In the shadow of mountains, monstrous trucks haul piles of crushed steel — washing machines, lawn mowers, bottle caps, beer cans, watchbands and, on occasion, gun arsenals — to an electric furnace that at 3,000 degrees dissolves everything into liquid.
Amended with carbon, manganese, silicon and sulfur, the molten brew is cast and cooled into 20-foot-long billets, 6 inches square, which are then run through a series of rollers that shape it into 225-foot lengths of rebar.
Cut and bent, the rebar is stacked in a crosshatched pattern and wired together by hand to create three-dimensional checkerboard structures through which concrete can flow. The structures, averaging 3 feet deep, 8 feet wide and 19 feet tall, are known as cages.
Assembled in San Bernardino, cages are trucked to the construction site, stitched together on the ground to form even larger cages and lifted by a crane to the top of the concrete core.
Once the cages are positioned, steel plates are attached to their sides, and concrete is poured into the gap, enveloping the rebar. After the concrete hardens, the plates are removed. Every four days, a new story is added to the core.
Suspended midflight, the first cage sails over Solis and his men.
J.C. Cortez and Alvaro Reyes grab ropes hanging from either end of the structure and pull it into position. Thirty feet wide, it weighs 22,000 pounds.
“Cuidado con los dedos,” one man calls out. Watch your fingers.
“Esperese, viejo.” Hold on, old man, another teases.
Rod busters guide the cage to the top of one concrete wall, then climb on top, 300 feet above Figueroa Street, to unhook the lifting slings. Others begin anchoring the cage to the exposed rebar beneath it.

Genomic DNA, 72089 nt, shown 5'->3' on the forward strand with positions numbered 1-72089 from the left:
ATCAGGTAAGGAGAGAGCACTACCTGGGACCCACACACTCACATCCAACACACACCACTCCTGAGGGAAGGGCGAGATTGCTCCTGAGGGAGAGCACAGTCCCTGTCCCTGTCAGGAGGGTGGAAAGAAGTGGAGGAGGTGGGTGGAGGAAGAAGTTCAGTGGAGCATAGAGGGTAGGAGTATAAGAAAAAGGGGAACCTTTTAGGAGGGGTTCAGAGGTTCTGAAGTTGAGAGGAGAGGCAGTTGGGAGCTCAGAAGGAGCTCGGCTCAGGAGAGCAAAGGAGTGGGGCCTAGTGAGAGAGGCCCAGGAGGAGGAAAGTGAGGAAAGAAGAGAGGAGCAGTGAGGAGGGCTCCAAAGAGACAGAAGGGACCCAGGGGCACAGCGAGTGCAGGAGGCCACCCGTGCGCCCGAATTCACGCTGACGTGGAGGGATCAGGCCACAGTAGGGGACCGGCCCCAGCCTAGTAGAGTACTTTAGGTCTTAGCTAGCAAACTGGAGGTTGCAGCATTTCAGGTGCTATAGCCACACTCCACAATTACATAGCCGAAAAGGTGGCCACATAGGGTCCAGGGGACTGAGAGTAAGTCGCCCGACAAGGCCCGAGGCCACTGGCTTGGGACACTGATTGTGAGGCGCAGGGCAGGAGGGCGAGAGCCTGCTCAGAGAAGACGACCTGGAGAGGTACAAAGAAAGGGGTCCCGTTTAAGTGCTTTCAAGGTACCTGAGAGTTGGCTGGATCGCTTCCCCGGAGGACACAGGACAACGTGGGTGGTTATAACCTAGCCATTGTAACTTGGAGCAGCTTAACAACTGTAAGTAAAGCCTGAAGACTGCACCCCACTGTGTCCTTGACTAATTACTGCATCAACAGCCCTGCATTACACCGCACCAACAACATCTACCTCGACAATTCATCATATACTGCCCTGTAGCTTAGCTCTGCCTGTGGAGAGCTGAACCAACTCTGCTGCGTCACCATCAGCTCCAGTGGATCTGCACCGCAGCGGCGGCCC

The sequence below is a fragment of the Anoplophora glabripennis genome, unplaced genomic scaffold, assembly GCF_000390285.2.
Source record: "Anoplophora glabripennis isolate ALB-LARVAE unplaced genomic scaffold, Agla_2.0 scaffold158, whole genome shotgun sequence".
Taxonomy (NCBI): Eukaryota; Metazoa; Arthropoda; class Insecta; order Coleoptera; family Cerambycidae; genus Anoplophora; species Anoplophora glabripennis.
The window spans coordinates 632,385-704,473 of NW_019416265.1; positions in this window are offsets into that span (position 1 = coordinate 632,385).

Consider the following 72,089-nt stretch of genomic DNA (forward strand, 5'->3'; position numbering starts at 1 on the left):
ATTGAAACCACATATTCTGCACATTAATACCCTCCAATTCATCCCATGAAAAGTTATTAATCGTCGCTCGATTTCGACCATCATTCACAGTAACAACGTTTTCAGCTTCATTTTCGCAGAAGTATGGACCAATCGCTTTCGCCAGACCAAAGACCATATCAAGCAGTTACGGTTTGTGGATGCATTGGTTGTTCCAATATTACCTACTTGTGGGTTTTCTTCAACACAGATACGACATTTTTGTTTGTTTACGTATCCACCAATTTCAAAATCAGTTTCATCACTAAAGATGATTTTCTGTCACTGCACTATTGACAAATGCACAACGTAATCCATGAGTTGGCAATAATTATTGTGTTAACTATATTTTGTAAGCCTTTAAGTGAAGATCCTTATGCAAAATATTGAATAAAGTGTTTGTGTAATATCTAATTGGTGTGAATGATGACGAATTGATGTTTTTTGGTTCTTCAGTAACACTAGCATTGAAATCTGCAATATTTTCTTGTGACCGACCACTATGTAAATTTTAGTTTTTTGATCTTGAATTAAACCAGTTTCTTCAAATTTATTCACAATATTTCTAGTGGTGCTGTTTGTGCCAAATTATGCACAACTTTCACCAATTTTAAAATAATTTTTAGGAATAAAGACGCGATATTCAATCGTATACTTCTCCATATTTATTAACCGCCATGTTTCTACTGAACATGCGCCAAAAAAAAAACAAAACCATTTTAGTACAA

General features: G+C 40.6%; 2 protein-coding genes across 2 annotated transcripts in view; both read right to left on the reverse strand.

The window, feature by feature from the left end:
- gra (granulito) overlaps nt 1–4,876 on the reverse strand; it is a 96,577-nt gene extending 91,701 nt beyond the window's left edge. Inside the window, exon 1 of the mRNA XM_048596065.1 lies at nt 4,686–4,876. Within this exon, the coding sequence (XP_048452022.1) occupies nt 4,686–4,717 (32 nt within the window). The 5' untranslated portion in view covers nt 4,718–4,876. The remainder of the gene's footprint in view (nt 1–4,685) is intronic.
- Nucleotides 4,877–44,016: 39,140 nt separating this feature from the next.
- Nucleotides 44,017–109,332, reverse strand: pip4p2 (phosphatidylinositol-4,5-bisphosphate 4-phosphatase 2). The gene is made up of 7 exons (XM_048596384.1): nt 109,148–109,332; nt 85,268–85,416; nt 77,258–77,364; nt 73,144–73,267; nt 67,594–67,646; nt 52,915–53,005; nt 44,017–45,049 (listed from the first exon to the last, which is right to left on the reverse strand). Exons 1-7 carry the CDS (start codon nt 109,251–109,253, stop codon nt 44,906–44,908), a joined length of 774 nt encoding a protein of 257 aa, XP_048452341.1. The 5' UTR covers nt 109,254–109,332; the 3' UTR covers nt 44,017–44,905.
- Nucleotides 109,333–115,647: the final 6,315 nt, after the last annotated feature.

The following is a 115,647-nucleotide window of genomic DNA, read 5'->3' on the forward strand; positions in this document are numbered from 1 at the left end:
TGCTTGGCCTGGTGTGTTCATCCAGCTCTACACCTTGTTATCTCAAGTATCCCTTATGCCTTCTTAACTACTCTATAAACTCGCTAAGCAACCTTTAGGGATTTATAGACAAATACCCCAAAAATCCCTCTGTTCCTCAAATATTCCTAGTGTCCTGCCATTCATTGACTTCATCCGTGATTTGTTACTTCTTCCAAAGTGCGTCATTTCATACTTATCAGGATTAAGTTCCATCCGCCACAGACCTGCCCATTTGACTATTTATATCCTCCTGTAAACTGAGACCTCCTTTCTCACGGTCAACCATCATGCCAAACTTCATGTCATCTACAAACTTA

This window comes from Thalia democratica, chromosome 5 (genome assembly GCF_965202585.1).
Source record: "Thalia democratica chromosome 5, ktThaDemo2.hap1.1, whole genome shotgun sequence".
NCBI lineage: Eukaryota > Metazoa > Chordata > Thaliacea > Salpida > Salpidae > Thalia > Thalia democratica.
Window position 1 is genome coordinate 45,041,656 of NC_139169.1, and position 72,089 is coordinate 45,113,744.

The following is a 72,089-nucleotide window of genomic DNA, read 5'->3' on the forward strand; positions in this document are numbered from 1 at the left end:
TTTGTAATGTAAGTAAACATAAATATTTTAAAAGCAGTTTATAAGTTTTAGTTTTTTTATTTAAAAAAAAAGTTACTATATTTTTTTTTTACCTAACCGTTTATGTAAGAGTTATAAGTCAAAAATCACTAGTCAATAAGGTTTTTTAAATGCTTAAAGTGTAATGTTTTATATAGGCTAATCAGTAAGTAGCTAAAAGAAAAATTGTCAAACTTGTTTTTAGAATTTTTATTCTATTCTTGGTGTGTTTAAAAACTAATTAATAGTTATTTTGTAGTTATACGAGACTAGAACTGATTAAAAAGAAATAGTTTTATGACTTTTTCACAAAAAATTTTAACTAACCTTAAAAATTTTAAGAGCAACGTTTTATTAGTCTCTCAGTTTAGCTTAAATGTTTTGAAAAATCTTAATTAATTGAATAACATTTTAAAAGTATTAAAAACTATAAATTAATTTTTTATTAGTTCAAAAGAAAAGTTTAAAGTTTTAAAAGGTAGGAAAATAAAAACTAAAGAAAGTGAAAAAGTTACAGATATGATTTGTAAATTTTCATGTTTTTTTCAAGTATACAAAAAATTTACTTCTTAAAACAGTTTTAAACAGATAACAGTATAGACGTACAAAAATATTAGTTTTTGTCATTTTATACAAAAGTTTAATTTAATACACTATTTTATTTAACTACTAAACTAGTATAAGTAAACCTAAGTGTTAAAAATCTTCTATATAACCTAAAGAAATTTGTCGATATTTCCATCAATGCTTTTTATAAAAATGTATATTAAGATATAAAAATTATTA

Clipping his lanyards onto the rebar, Solis joins them. With his feet braced against the steel, he cuts a 2-foot length of wire from the spool on his tool belt. He bends, twists and tugs it into a knot around two lengths of steel.
“Working with rebar is like a puzzle,” he says. “It's 1, 2, 3; not 1, 3, 2. You have to be methodical.”
Nearly 400 workers are on the job at the New Wilshire Grand site, almost a third the number that will be there when the workforce peaks next December. They are ironworkers and the concrete gang, as well as carpenters, plumbers, electricians, glaziers and other specialists, each trade defined as much by ego and pride as by skill.
Racing toward an anticipated completion in 2017, the project is staffed six days a week for an average of two shifts a day.
Over the last year, the various crews have learned how to negotiate a site no bigger than a city block. Crowded with rebar, plywood, structural iron, scaffolding and machinery, the New Wilshire Grand is unusual among most construction sites because it offers so little room for storage or staging.
Each day, project managers oversee a carefully scripted schedule of truck deliveries and crane lifts for the immediate placement of materials.